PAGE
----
BOM Introduction INCLUDING THE $1000 Gas Guzzler Tax, my new 2005 ...
INCLUDING THE $1000 Gas Guzzler Tax, my new 2005 Jaguar XKR lists at $87,995. Convertible, of course. I hate being in debt, so I'll probably just buy it outright. The garage will run a few hundred each month-plus a "tip" for the night crew-and then there's insurance? Hell, what's a year of insurance cost for a $90K car these days? A few grand? Whatever. My accountant will mind the details.
The supercharged v-8 isn't as cool as the old v-12s, but it's got a nice kick with 399 pounds of torque paired with a six-speed transmission. I'll get a better-than-expected 16/23 mileage, but that still means a couple hundred for gas each weekend. Drop 90 grand on a car, you better use the fucking thing.
The quad tail-pipe finishers come standard, and they do indeed give the car "more visual 'muscle'" (as the brochure promises). A quick search online yields a set of slammin' six-spoke, 20-inch spinners that look like flames. They'll run another $400 each, but if anything's going to get me laid-it's the spinners?
Such are the daydreams of a New York Press editor, perched high above the city in the fourteenth floor of a bland office building in north Chelsea. The come-down from assembling this year's Best of Manhattan is clearly kicking in; I'm thankful for the sunny day. Were it dreary and raining, I might be tempted to imitate an NYU student.
Growing up, a lot of kids I knew lusted after new sports cars. As the middle-class-suburban son of a gearhead dad, my tastes swung backward, toward muscle cars. My first ride was a '68 Mustang (straight-six 200-yeah, what a shame), and my retirement cars are still a '63 Falcon convertible on the low-end, a 1969 Ford Mustang Boss 429 on the high.
Point being: Even with sufficient means, I'll never own a Jaguar. My daydreaming of the new XKR convertible is actually less dreaming than it is pondering the implications of a different life lived. I could be in a position to buy a Jag, I imagine, just as I could have a beautiful but bland wife, a fat mortgage and a few yelling, screaming brats to call my own. I'd be chubby and bald-but I'd be picking up a sick new whip this weekend.
And thus I realize: Reading about six-figure autos on the morning of the closing of our biggest issue isn't proof of a spiteful god. Just the opposite.
Within these pages, you'll find New York City at its best and worst. When discussing the best, we traffic in the accessible: There are no $5000 dinners, there are no exotic cruises or diamond earrings set in platinum or designer suits that would look good only inside a Jaguar. Instead, there are chicken sandwiches served from behind bullet-proof glass. There's a cheap getaway to an island in Belize. There's used photo equipment. There's a source for a cheap tuxedo when your high-minded friend insists on a black-tie wedding.
We offer tips on some nice baubles and indulgences, yes, but they're reasonable splurges-not objects of lust intended to make you feel inferior to the monied label-whores who arrived during the dotcom days and never left.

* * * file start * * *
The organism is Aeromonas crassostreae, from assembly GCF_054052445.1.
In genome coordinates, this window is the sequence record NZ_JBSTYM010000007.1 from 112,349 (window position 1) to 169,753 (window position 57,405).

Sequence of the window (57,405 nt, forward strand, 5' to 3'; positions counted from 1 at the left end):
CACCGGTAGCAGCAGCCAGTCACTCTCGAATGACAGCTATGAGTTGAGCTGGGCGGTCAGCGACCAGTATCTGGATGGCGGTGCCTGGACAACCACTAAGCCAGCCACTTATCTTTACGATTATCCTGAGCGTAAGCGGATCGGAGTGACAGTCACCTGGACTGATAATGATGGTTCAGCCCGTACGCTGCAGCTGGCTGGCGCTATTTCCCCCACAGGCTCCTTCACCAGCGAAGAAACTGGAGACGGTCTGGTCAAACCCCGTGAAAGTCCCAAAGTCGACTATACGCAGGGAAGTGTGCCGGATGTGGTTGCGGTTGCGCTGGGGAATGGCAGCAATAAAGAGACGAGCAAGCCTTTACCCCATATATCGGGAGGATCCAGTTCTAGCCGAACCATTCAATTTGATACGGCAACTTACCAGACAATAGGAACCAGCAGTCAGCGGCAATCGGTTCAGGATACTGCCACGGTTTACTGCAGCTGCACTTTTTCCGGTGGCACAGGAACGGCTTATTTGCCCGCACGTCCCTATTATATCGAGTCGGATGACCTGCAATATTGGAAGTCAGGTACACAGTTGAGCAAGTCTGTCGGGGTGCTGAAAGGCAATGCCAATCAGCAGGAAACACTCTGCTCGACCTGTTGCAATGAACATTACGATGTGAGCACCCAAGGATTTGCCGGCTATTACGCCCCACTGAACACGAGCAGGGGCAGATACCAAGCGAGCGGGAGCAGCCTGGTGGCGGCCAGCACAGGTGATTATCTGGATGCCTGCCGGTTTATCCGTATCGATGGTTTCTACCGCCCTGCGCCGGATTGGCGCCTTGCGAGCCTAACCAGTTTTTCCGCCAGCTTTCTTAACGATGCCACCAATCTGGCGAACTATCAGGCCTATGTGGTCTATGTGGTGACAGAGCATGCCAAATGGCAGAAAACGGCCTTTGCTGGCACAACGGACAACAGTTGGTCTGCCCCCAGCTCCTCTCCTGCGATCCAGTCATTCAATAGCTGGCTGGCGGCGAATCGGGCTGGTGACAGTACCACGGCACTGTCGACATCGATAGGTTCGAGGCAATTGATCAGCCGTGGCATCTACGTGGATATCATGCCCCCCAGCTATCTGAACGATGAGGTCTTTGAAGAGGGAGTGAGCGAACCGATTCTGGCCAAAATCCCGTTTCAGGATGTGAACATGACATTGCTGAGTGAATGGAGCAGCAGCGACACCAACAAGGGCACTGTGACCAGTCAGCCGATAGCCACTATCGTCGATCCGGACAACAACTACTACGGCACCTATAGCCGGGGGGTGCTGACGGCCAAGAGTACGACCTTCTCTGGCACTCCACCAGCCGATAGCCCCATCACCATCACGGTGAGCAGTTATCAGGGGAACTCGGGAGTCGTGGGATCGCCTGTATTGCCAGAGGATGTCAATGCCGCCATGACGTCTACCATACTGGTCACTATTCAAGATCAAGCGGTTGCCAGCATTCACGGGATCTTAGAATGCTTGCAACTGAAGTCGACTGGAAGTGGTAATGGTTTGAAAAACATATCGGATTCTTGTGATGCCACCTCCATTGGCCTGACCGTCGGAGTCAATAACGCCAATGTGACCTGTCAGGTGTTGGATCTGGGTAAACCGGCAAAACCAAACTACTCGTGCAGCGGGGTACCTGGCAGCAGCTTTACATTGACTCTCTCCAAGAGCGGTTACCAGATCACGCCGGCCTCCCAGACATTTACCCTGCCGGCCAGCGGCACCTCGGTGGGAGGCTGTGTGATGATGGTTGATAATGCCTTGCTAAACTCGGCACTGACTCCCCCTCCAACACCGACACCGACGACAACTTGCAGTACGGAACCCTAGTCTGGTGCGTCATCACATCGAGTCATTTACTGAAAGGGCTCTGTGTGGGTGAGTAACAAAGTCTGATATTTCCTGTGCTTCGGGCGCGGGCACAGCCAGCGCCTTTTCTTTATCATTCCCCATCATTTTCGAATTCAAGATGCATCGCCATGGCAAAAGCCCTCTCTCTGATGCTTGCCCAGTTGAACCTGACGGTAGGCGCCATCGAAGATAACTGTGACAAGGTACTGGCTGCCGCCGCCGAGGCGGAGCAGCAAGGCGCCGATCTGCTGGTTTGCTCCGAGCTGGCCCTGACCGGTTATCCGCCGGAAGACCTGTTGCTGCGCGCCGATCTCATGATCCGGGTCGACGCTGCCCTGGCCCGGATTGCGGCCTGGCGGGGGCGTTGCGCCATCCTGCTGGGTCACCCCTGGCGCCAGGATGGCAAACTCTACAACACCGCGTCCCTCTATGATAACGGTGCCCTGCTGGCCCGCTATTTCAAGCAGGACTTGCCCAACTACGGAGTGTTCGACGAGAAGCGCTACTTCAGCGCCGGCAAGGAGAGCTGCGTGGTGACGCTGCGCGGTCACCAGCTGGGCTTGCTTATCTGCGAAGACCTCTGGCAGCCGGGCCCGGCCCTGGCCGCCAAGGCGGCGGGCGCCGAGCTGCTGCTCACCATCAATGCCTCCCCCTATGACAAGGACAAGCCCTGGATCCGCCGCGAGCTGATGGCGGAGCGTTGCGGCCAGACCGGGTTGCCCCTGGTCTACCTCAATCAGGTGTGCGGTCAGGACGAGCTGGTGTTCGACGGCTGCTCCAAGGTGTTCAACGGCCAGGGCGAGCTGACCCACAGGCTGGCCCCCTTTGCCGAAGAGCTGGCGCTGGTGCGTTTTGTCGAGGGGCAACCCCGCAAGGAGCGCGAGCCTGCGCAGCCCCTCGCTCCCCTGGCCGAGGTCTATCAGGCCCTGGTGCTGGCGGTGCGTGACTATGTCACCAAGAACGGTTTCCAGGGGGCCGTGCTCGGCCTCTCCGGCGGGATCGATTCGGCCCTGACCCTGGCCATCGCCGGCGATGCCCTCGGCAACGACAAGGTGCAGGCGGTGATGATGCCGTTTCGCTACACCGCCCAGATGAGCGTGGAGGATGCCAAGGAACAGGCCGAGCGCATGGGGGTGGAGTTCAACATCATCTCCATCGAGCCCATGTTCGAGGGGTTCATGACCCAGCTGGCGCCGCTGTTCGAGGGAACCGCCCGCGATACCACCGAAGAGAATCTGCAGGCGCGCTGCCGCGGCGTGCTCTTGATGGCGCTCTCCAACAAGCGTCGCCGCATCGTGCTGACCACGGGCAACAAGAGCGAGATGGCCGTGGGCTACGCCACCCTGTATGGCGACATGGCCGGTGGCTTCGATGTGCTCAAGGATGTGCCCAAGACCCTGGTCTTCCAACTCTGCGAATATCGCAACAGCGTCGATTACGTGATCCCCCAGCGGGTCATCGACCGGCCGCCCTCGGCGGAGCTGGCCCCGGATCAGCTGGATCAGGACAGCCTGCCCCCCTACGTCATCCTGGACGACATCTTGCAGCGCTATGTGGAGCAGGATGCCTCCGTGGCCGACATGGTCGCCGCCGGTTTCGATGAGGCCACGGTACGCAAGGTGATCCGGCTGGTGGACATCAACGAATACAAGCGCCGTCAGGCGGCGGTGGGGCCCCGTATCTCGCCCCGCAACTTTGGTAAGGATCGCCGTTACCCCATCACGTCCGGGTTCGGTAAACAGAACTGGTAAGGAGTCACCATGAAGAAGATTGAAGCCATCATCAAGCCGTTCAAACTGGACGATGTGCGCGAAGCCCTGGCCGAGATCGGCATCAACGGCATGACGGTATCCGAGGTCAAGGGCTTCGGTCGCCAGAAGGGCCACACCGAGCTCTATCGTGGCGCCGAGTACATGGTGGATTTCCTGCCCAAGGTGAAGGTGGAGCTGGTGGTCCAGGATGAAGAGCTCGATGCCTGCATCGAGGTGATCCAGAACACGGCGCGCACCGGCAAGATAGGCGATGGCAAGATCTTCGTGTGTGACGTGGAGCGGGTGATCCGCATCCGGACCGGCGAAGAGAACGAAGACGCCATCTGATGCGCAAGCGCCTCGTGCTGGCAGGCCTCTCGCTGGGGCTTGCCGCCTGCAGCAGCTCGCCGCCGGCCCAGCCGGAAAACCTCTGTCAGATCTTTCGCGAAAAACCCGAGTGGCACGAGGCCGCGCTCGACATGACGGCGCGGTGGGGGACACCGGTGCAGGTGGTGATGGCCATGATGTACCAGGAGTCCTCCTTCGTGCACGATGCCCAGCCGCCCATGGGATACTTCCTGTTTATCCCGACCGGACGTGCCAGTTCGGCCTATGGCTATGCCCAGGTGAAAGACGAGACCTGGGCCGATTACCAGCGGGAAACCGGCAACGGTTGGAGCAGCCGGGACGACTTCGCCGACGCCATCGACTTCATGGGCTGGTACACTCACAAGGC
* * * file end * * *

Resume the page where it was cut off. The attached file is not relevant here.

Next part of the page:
As for New York City at its worst, we've done what we do best: identify the disingenuous, the fraudulent, the arrogant, the lazy.
We don't claim to be comprehensive, just wide-ranging. We combed the island and the boroughs, we went uptown and underground, we revisited old friends and made new enemies. More than anything else, though, we tried to make this year's issue lively.
Credit Where It's Due
The incredible Nathan Tabor did a bang-up job with the inside illustrations. He can be reached at firstname.lastname@example.org.
Nick Bilton did a bang-up job with the cover and opening illustrations. He can be reached while shopping at the Express men's department, where he's dolling himself up for his new bosses at the New York Times. (By the way, congratulations, Nick!)
The following writers and artists contributed to this year's Best of Manhattan: Laurel Angrist, Saul Austerlitz, Andy Baker, Ernest Barteldes, Lionel Beehner, Joshua M. Bernstein, Jennifer Blowdryer, Christopher X. Brodeur, Adam Burchard, Alan Cabal, Matt Caserta, Kate Crane, Mara F. Hvistendahl, Matthew Fisher, Emily Flake, Fredo, David Freeland, Gabriella Gershenson, Max Gross, Ron Grunberg and the clients of Grand Central Neighborhood Social Services Corporation, Tim Hall, Danny Hellman, Philip Henken, Melissa Hughes, Morgan Intrieri, Priya Jain, Howard Kaplan, Mary Karam, Matt Kelly, Jim Knipfel, Wendi Koontz, Jeff Koyen, Brooke Lockyer, Aaron Lovell, Don MacLeod, Michael Manville, Dan Martino, Judy McGuire, Jennifer Merin, Hector Meza, Ken Mondschein, Pat Moriarity, Julia Morton, Tom O'Connell, Norman Oder, Steven Psyllos, Tanya Richardson, Jill Ruchala, Alex Schweitzer, Sarah Shanok, Steve Silver, Russ Smith, Jason Stahl, C.J. Sullivan, George Tabb, J.R. Taylor, Stacy Tiderington, Toby Van Buren, Ned Vizzini, Spike Vrusho, Jessica Wakeman, Andy Wang, Mike Wartella, Wayno, Steven Weinstein, Armond White, Mickey Z, Alexander Zaitchik.
Special thanks go out to Lionel Beehner and the research crew: Laurel Angrist, Simon Cohn, Andrew Edwards, Shaina Feinberg, Priya Jain, Aaron Lovell, Ilya Malinsky, Tanya Richardson, Caroline Rudelt and Stacy Tiderington.
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A love-hate relationship with height
A love-hate relationship with height
Ground Zero then and now